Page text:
Research focuses on polyethylene wear
By Clare M. Rimnac, PhD
Ultra high molecular weight polyethylene (UHMWP) has been successfully used as a bearing surface against a metallic or ceramic counterface in total joint replacements for more than 30 years. However, failure of total joint replacements associated with the production of wear debris from repeated contact between the articulating surfaces is a clinical concern.
The debris that is generated can promote a biological response that can lead to osteolysis, implant loosening, and infection. When polyethylene is one of the bearing materials, the majority of the debris that is generated is polyethylene debris. Thus, it has been a general premise that material (and design) modifications that reduce the wear damage of polyethylene joint components will improve the long-term performance of the joint replacement.
There have been several efforts in the past to modify the polyethylene material to reduce wear. Some of the efforts to modify polyethylene have included adding carbon fibers for reinforcement (Poly II, Zimmer) and high temperature/high pressure processing to form an extended-chain crystalline morphology (Hylamer, DePuy-DuPont Orthopaedics). These modified polyethylene materials were found to have equivalent wear resistance to conventional polyethylene.
Modifications in the sterilization methods of polyethylene components may contribute to improved wear resistance. In the 1990s, researchers and manufacturers became increasingly more aware of the effects of gamma radiation sterilization on the mechanical properties and wear resistance of polyethylene. It was found that polyethylene components that were radiation sterilized in air could undergo oxidative degradation of the material, leading to deleterious changes in the physical and mechanical properties of the material. More importantly, it was found that some components could subsequently continue to oxidatively degrade, or age, such that the components could become progressively more brittle and less resistant to fracture and fracture-related wear damage modes, such as delamination.
The clinical consequences of oxidative degradation of polyethylene are still being investigated. In the meantime, today, all of the orthopaedic implant manufacturers in the United States sterilize polyethylene components by much less damaging methods, including gamma radiation in a reduced oxygen environment, gas plasma, or ethylene oxide gas.
Recently, the idea of improving wear resistance in total hip acetabular components by inducing crosslinks into the polyethylene morphology has been intensely investigated. Crosslinked polyethylene acetabular hip components have become available for clinical use as well. The motivation for this approach was based on the overall favorable clinical experience of crosslinked polyethylene acetabular hip components in Japan and in the United Kingdom. In addition, crosslinking of UHMWP had been known for many years in industry to be a viable means by which to improve its abrasion resistance.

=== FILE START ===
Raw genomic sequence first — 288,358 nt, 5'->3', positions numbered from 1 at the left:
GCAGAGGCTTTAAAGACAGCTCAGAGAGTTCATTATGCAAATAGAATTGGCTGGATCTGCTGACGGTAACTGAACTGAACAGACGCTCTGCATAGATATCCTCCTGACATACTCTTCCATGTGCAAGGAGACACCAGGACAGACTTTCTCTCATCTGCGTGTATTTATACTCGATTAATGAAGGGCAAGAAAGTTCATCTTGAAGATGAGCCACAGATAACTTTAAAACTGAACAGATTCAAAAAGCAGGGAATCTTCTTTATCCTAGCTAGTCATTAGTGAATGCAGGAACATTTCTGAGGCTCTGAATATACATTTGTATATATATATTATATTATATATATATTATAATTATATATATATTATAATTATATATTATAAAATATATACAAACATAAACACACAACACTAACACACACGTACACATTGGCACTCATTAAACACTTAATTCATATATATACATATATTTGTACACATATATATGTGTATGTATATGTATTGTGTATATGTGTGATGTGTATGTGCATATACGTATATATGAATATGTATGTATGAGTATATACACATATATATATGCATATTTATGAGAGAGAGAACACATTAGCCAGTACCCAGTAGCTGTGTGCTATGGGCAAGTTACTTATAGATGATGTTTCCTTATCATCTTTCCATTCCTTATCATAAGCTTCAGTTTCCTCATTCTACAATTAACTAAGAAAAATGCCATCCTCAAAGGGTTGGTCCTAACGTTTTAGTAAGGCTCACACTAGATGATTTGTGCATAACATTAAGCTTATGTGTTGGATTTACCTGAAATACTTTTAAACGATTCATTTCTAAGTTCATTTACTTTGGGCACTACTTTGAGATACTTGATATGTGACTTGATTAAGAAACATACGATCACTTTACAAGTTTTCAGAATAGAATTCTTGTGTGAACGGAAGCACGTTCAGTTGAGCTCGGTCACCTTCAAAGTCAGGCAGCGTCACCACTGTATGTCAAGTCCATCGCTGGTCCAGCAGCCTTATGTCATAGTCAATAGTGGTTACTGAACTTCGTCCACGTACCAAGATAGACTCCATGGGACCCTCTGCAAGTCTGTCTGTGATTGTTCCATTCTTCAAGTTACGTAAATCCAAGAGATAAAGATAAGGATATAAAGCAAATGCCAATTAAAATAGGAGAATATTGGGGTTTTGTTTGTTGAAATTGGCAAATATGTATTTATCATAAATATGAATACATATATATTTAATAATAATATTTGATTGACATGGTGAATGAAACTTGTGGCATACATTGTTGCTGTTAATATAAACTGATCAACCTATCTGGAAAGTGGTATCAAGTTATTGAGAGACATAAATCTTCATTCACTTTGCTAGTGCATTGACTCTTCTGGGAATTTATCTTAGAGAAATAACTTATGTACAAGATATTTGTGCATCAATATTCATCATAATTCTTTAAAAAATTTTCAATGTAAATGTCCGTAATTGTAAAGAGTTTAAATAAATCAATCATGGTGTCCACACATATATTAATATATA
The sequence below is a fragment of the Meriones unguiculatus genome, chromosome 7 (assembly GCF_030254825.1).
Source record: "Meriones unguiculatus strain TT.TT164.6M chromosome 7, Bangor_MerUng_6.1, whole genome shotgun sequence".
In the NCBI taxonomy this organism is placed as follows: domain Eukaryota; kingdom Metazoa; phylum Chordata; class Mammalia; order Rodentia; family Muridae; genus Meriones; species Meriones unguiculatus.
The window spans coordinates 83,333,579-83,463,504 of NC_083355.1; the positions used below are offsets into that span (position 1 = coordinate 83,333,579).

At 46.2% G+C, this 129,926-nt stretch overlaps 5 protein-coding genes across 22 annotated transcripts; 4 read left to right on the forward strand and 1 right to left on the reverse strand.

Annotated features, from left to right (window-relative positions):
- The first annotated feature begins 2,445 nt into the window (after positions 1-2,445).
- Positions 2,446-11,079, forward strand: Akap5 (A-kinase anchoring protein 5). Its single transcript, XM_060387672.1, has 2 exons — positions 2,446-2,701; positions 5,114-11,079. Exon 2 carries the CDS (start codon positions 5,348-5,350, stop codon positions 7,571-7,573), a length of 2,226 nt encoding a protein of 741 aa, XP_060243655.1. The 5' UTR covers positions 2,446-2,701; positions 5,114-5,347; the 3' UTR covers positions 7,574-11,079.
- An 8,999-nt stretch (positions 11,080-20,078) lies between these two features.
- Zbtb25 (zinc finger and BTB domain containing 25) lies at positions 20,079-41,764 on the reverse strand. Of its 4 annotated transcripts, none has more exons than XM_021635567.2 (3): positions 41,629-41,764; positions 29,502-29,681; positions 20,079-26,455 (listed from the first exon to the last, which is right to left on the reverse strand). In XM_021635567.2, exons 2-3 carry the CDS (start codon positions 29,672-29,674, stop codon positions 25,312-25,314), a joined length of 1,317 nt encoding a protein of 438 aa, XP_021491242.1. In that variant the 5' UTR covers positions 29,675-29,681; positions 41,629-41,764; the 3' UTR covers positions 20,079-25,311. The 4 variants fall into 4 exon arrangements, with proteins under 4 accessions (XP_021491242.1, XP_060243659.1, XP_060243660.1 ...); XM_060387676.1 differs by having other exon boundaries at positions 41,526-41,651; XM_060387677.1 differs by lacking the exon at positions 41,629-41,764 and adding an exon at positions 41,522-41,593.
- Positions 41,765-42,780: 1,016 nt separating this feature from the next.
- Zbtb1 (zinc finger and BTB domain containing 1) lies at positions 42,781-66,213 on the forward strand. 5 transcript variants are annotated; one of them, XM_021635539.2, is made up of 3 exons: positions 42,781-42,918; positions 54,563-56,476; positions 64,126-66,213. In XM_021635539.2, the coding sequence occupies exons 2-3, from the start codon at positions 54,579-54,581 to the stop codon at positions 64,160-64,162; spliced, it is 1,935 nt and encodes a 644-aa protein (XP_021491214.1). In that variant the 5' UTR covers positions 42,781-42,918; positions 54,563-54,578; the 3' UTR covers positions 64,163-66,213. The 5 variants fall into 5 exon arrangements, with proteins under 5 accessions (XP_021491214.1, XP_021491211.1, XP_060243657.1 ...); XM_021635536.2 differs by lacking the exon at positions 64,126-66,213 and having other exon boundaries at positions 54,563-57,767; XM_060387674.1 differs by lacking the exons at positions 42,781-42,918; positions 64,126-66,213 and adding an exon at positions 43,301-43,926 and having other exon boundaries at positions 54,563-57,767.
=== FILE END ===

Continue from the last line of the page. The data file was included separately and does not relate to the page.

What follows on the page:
With respect to total hip replacements, several investigators have reported on exciting results from multidirectional hip wear simulator studies that demonstrated substantially reduced rates of wear of crosslinked polyethylene acetabular components. Crosslinking of polyethylene can be accomplished by ionizing radiation or by chemical methods. Exposure to ionizing radiation leads to the formation of free radicals in the polyethylene. Some of the free radicals combine to form crosslinks (or tie points between the long chain molecules). Other free radicals remain reactive and could possibly lead to oxidative degradation, unless specifically extinguished.
The commercially available crosslinked polyethylene acetabular hip components are crosslinked by either gamma radiation or electron beam radiation. The process is conducted in such a manner so as to minimize or inhibit oxidative degradation. For example, in one manufacturers process, oxidative degradation of the crosslinked polyethylene is inhibited by irradiating the polyethylene in a low oxygen environment and by following the irradiation step with a heat treatment that effectively extinguishes the free radicals by allowing them to recombine.
The dose level of ionizing radiation for the new crosslinked polyethylenes is greater than that which is used for sterilization. This higher dose induces a greater degree of crosslinking than occurs at the sterilization dose level. It has been shown in multi-directional hip wear simulator studies that the wear rate is a function of the molecular weight between crosslinks, such that a decrease in molecular weight between crosslinks leads to an improved resistance to wear. It is thought that the molecular ties arising from crosslinking reduces abrasive and adhesive wear of the polyethylene by improving the resistance of the polymer molecules to plastic deformation at the articulating surface.
One potential area of concern is that the new crosslinked polyethylenes generally have reduced ductility and fracture resistance as compared with conventional polyethylenes. Thus, while resistance to adhesive and abrasive wear appear to have been significantly improved by crosslinking, it is not yet clear how the wear modes that are related to fracture resistance may be influenced in components manufactured from crosslinked polyethylene. For this reason, the introduction of crosslinked polyethylene into tibial knee components, for which the fracture-related wear damage modes of pitting and delamination are more prevalent, has proceeded more slowly than for acetabular hip components.
Clare Rimnac, PhD, is an associate professor and director of the Musculoskeletal Biomechanics and Orthopaedic Engineering Laboratories in the Departments of Mechanical and Aerospace Engineering and Orthopaedics at Case Western Reserve University in Cleveland, Ohio.